When people think of Wrigley Field, they think of the ivy
The Wrigley Field Ivy
The beautiful green vines growing on the brick outfield walls is one of the first things people visualize when they hear the name Wrigley Field. The Wrigley Field Ivy is unique in all of baseball and one of Wrigley’s many unique charms.
The bleachers and the famous Wrigley Field Scoreboard were built in 1937 and the vines were planted that same year by General Manager Bill Vecck. The ivy was not only intended to beautify the stadium but was an attempt at cushioning the brick wall, using the most advanced technology available at the time. As any baseball player will tell you though, ivy does very little if anything to cushion someone crashing into the wall.
The Wrigley Field vines are a variety of ivy commonly known as Boston Ivy but are also referred to as Japanese creeper, Grape ivy, Japanese ivy, and woodbine. It is popular variety in Chicago and the U.S. used for a climbing ornamental plant on the walls of buildings.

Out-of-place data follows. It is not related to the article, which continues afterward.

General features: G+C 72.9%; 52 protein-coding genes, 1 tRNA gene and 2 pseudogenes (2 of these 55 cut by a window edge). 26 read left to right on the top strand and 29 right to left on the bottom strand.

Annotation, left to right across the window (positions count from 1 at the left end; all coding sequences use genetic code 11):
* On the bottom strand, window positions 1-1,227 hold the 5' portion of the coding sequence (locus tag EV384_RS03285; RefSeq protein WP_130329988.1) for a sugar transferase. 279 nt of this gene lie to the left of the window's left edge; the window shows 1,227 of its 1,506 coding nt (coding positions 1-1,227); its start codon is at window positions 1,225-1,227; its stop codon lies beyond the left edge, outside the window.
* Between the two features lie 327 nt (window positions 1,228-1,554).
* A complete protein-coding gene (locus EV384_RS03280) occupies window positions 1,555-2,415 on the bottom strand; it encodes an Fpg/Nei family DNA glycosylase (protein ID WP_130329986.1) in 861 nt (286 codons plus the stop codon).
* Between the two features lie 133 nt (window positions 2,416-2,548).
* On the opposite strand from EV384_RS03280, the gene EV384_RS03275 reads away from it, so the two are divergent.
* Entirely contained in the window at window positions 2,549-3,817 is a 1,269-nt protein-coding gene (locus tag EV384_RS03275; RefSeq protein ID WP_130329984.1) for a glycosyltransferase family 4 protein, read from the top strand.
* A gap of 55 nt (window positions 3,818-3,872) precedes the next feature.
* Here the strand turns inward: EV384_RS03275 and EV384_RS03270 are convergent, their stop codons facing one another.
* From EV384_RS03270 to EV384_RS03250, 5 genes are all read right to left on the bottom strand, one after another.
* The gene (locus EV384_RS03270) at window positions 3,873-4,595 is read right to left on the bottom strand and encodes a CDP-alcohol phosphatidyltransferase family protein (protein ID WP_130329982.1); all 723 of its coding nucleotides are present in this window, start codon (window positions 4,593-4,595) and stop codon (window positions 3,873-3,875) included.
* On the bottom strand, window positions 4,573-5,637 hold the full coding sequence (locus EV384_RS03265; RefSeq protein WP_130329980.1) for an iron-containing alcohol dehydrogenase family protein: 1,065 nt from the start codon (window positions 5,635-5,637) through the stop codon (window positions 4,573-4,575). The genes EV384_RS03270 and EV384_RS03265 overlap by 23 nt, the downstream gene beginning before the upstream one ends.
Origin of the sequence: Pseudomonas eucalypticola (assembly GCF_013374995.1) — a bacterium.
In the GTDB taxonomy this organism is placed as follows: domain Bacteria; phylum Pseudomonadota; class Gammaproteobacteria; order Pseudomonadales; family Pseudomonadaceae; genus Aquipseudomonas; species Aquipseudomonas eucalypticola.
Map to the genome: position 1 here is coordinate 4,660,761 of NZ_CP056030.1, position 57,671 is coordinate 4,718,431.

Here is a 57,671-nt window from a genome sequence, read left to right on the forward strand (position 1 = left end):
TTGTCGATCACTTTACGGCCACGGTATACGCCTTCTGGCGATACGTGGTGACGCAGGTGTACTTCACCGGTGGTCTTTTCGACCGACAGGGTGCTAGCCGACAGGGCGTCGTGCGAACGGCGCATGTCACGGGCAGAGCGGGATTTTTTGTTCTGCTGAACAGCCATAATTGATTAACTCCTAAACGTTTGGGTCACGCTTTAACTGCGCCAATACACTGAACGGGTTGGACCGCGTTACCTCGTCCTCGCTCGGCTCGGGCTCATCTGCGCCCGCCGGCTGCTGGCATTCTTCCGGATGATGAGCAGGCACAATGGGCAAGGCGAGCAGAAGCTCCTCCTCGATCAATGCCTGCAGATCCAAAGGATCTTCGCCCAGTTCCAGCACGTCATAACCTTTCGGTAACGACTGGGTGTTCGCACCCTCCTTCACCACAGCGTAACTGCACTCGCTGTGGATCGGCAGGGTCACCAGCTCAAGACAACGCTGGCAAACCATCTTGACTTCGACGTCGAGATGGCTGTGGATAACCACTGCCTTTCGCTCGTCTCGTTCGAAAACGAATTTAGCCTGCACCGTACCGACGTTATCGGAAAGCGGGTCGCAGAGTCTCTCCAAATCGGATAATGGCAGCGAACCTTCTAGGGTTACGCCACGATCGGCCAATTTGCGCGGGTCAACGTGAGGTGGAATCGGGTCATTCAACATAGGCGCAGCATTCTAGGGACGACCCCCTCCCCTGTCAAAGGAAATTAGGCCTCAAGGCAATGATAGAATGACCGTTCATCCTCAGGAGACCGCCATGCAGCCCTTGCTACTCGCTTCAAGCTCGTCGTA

Over the years many a baseball has disappeared into the thick vines during the summer months, creating funny memories for fans and players alike. If a player loses a ball in the vines, he can step back and raise his arms to signal to the umpire that the ball is missing. The umpires will call time and if there is no dispute that the ball was interfered with, the batter who hit the ball will be awarded a ground rule double.
Occasionally this rule has been utilized to prevent an opposing player from hitting a triple or to try and stop a runner from scoring from first base on a hit. I cannot think of any instances though were a lost ball in the vines has actually effected the outcome of a game though.
The Wrigley Field vines are one of those great things, like daytime baseball, sunshine, tradition and the call of “Old Style Beer here!” that just make Wrigley special.